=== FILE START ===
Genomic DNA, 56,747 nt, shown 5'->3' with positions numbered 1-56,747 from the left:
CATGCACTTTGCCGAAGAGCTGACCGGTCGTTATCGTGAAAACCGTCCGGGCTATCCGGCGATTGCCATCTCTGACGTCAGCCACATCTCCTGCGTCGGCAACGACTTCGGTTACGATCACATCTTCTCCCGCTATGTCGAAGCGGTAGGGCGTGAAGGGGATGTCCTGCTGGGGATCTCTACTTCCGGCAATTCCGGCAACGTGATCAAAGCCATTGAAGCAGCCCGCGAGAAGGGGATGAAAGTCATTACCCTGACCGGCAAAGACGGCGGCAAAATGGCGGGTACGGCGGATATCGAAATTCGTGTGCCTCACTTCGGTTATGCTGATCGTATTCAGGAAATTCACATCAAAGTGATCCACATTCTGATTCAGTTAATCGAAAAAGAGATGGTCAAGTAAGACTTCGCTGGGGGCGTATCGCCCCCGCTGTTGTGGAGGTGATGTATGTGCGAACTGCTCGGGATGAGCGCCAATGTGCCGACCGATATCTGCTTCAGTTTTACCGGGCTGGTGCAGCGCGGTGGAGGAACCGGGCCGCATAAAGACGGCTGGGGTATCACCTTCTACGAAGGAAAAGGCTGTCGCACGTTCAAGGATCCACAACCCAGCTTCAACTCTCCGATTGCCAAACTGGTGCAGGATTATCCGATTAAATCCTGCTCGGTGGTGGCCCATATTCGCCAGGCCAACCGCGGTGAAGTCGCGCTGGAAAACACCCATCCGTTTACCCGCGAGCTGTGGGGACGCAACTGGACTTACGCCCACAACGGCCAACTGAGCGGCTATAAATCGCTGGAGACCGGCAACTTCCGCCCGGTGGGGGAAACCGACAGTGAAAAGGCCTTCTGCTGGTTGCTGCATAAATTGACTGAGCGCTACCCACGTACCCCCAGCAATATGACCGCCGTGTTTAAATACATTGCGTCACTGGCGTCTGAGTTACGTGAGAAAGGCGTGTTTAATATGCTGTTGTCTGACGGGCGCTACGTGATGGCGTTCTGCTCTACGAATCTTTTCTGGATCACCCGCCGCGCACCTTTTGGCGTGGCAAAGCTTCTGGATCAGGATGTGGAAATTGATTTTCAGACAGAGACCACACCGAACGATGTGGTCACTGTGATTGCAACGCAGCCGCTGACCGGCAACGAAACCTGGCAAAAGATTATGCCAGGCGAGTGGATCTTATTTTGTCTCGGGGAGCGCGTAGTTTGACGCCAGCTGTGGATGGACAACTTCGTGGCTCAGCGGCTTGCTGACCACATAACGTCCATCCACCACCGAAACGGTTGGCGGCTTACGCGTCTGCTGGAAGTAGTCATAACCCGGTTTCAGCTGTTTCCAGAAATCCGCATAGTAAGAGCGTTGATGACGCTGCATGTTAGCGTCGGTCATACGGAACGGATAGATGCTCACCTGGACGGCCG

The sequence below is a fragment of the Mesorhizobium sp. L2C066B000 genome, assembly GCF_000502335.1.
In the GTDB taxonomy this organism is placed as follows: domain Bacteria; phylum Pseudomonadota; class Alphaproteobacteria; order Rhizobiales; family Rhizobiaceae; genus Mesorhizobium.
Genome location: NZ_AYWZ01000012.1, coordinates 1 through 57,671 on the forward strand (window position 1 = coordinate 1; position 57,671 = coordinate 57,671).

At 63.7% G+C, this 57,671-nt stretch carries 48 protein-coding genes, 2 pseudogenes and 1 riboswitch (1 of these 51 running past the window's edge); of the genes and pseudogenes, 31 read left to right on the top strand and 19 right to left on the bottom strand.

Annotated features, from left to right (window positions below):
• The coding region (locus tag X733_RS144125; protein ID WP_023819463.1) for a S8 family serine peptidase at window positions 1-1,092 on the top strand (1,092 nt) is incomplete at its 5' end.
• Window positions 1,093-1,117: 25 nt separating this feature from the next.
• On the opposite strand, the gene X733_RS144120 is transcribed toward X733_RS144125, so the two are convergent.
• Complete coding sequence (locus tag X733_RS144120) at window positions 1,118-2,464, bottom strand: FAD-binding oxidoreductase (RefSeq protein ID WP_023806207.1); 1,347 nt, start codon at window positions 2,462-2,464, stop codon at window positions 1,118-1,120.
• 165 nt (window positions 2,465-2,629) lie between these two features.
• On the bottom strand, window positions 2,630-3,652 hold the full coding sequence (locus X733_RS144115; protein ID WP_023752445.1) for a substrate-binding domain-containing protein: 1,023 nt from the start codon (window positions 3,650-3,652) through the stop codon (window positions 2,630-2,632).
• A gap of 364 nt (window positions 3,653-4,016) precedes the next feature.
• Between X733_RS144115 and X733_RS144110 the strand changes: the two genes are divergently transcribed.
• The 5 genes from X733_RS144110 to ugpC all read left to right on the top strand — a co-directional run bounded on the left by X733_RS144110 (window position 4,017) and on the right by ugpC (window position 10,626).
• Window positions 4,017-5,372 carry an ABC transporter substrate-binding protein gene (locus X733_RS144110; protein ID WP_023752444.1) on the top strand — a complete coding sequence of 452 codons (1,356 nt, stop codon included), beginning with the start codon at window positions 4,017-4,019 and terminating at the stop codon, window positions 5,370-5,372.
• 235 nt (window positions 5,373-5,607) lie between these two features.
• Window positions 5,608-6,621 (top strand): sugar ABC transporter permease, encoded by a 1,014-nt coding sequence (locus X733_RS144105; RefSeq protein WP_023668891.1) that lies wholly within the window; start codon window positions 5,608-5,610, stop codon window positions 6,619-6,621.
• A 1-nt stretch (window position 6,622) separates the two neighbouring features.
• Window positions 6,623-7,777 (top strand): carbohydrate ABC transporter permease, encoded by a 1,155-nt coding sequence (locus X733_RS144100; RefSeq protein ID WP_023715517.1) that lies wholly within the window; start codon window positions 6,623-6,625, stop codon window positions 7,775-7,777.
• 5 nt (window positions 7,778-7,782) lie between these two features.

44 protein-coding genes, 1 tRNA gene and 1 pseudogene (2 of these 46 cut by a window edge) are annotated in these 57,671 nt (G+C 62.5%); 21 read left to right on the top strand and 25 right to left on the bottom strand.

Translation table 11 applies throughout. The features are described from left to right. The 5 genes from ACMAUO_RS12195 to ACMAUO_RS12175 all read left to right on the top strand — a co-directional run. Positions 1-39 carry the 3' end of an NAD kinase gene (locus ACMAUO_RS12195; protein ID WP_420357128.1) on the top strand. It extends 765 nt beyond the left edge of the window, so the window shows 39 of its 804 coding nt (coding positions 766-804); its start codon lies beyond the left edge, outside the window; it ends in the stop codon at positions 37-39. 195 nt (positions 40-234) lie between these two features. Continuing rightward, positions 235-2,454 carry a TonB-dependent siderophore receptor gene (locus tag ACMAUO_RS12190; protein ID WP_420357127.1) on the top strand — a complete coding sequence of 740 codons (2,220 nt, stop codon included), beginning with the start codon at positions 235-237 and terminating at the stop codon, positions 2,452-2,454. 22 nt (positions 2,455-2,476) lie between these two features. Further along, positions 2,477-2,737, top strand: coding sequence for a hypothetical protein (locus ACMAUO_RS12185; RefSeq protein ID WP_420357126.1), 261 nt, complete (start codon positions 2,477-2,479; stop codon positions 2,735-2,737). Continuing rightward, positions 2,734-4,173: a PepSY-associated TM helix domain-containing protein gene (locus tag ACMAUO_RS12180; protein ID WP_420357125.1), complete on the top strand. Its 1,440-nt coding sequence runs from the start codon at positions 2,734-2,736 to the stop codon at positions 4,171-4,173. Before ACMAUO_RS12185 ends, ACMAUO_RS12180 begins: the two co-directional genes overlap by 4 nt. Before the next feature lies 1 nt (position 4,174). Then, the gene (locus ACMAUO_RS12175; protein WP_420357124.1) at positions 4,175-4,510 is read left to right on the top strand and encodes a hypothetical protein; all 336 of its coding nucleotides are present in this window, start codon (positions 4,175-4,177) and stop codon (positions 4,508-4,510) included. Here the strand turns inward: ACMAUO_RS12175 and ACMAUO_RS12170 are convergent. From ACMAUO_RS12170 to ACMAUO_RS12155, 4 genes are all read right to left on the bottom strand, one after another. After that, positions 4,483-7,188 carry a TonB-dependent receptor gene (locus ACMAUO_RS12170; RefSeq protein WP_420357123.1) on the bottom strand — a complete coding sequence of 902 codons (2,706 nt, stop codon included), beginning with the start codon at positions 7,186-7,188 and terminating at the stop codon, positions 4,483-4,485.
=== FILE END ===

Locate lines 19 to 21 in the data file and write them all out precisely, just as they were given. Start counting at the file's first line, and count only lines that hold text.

• Window positions 5,608-6,621 (top strand): sugar ABC transporter permease, encoded by a 1,014-nt coding sequence (locus X733_RS144105; RefSeq protein WP_023668891.1) that lies wholly within the window; start codon window positions 5,608-5,610, stop codon window positions 6,619-6,621.
• A 1-nt stretch (window position 6,622) separates the two neighbouring features.
• Window positions 6,623-7,777 (top strand): carbohydrate ABC transporter permease, encoded by a 1,155-nt coding sequence (locus X733_RS144100; RefSeq protein ID WP_023715517.1) that lies wholly within the window; start codon window positions 6,623-6,625, stop codon window positions 7,775-7,777.